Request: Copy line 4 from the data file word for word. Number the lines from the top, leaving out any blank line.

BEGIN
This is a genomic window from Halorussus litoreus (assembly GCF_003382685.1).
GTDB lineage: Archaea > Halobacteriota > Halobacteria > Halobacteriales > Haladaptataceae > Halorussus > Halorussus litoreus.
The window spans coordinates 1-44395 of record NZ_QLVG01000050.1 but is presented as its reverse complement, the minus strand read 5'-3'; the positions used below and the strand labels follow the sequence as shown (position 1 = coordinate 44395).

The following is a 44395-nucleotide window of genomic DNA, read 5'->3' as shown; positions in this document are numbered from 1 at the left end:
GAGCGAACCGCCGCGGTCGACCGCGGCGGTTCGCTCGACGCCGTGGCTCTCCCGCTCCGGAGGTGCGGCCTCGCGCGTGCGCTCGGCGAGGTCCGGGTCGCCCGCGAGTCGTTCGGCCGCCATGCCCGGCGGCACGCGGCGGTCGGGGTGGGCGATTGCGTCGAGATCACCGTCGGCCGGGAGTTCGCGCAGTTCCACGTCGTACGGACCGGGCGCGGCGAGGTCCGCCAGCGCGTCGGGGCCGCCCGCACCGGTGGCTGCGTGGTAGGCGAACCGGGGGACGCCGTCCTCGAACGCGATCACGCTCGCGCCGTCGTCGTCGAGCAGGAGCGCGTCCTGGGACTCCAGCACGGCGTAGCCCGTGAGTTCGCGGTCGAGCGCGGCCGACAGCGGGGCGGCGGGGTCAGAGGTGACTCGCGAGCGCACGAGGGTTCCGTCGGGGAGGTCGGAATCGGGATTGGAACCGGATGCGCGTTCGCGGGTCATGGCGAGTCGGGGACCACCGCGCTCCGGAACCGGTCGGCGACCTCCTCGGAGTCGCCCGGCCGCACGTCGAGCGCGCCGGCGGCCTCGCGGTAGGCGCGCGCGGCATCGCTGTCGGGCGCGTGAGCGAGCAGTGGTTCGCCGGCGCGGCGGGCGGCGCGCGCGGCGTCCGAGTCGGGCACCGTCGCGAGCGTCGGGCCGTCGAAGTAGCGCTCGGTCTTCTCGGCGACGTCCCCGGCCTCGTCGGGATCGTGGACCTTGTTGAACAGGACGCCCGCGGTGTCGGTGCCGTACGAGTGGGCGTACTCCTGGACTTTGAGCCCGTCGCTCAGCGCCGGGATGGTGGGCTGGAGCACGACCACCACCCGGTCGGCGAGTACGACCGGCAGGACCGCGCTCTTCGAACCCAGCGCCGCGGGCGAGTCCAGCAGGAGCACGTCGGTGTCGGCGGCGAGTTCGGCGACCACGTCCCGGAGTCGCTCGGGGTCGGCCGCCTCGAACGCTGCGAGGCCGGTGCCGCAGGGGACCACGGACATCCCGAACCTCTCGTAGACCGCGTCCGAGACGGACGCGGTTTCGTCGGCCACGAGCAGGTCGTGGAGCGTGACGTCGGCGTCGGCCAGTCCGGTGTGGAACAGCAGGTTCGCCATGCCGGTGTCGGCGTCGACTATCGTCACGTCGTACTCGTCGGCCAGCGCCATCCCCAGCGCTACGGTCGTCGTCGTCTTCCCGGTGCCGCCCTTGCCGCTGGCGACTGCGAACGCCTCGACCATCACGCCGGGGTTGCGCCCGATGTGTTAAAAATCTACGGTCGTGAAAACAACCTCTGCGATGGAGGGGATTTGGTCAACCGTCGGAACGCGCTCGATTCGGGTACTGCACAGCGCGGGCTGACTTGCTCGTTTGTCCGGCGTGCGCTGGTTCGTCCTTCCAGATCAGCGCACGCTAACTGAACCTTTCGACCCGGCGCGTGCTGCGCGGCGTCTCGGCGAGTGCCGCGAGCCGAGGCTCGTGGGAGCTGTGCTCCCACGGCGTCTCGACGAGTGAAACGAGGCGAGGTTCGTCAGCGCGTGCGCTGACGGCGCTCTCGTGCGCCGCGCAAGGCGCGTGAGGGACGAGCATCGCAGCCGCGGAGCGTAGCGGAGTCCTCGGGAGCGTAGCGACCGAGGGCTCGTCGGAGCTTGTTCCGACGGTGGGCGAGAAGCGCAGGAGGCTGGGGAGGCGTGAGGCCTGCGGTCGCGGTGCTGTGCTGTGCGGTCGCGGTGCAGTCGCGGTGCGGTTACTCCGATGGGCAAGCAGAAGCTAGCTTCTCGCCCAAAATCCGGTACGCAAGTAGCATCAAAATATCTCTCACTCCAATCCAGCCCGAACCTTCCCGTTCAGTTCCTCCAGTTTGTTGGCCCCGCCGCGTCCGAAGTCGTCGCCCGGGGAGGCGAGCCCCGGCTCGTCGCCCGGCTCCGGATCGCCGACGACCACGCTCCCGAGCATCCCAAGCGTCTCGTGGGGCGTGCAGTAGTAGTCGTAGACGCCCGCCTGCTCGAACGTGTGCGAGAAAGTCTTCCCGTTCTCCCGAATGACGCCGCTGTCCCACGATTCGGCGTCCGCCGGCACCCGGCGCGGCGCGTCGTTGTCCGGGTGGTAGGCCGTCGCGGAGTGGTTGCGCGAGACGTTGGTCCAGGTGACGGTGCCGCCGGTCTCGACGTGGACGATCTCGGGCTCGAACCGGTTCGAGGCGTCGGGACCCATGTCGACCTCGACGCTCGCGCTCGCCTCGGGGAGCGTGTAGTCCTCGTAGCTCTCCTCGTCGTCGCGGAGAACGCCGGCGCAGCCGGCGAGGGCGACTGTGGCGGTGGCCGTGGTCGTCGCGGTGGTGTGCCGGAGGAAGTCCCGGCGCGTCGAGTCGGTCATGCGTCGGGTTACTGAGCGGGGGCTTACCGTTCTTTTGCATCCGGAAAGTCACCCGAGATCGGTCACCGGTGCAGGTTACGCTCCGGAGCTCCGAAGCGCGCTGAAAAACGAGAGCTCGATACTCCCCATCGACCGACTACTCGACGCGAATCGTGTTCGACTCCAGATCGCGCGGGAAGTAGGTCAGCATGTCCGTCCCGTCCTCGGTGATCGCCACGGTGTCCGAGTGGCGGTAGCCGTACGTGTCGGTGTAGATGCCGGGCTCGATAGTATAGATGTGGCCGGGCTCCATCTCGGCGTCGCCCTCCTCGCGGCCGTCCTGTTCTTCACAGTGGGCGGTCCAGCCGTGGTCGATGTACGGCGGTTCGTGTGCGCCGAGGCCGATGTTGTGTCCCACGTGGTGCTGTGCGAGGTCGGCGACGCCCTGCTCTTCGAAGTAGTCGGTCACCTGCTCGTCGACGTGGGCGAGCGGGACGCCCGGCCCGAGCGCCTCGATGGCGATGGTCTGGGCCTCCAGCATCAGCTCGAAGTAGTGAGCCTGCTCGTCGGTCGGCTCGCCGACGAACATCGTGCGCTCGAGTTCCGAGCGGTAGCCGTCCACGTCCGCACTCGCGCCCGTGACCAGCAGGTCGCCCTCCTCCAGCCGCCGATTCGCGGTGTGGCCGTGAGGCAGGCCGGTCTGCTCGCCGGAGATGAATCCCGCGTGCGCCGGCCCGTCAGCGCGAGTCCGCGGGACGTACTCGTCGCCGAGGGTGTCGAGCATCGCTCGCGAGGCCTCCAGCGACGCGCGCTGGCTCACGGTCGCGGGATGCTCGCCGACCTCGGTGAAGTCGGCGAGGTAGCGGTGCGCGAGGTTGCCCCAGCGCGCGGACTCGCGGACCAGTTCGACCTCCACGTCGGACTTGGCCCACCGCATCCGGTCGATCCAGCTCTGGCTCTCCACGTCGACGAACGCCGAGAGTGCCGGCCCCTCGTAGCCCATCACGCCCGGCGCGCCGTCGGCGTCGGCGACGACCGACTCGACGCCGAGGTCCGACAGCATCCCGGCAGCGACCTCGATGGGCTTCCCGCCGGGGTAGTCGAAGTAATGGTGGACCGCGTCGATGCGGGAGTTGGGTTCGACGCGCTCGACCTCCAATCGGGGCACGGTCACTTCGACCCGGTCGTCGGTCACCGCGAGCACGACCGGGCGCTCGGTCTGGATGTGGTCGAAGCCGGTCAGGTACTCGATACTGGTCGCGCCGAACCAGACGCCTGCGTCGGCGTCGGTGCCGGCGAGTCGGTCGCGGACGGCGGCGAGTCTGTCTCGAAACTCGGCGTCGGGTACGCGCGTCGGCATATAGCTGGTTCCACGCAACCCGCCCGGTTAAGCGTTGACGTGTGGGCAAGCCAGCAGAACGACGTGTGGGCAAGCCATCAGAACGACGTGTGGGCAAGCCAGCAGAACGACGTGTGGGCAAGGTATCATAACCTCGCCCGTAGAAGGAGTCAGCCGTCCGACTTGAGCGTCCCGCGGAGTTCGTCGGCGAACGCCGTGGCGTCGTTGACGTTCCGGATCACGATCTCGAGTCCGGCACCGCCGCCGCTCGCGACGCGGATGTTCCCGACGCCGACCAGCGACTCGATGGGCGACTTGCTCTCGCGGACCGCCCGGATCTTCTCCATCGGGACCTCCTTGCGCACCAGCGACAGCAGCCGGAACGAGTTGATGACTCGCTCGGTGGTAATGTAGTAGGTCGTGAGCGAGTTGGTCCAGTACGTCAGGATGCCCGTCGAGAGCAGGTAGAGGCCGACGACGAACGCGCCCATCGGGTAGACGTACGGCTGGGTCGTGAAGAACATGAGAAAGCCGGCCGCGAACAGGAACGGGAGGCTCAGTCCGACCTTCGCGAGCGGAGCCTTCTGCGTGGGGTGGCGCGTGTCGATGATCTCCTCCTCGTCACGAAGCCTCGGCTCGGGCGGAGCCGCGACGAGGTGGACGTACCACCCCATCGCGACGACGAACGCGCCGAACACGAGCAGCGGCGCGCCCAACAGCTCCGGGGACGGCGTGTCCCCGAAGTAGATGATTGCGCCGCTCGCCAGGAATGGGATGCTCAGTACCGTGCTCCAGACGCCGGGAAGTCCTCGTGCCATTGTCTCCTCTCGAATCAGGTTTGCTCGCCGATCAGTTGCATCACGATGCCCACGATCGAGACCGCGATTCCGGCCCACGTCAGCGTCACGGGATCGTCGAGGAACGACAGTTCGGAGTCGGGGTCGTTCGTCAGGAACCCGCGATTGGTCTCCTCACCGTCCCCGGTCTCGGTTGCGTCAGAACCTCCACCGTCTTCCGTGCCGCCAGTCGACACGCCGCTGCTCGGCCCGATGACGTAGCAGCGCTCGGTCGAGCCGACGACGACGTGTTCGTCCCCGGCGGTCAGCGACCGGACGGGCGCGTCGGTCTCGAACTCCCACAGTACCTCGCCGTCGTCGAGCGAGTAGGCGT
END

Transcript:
The following is a 44395-nucleotide window of genomic DNA, read 5'->3' as shown; positions in this document are numbered from 1 at the left end: